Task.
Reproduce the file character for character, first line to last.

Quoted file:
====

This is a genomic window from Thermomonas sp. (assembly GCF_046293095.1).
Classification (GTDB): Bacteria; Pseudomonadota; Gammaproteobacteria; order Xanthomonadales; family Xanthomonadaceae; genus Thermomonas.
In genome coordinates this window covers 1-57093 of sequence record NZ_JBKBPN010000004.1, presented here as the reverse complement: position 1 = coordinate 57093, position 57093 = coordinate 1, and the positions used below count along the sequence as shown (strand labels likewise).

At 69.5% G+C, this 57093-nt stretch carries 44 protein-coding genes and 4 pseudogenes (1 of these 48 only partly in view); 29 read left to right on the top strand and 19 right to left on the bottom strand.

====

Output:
This is a genomic window from Thermomonas sp. (assembly GCF_046293095.1).
Classification (GTDB): Bacteria; Pseudomonadota; Gammaproteobacteria; order Xanthomonadales; family Xanthomonadaceae; genus Thermomonas.
In genome coordinates this window covers 1-57093 of sequence record NZ_JBKBPN010000004.1, presented here as the reverse complement: position 1 = coordinate 57093, position 57093 = coordinate 1, and the positions used below count along the sequence as shown (strand labels likewise).

At 69.5% G+C, this 57093-nt stretch carries 44 protein-coding genes and 4 pseudogenes (1 of these 48 only partly in view); 29 read left to right on the top strand and 19 right to left on the bottom strand.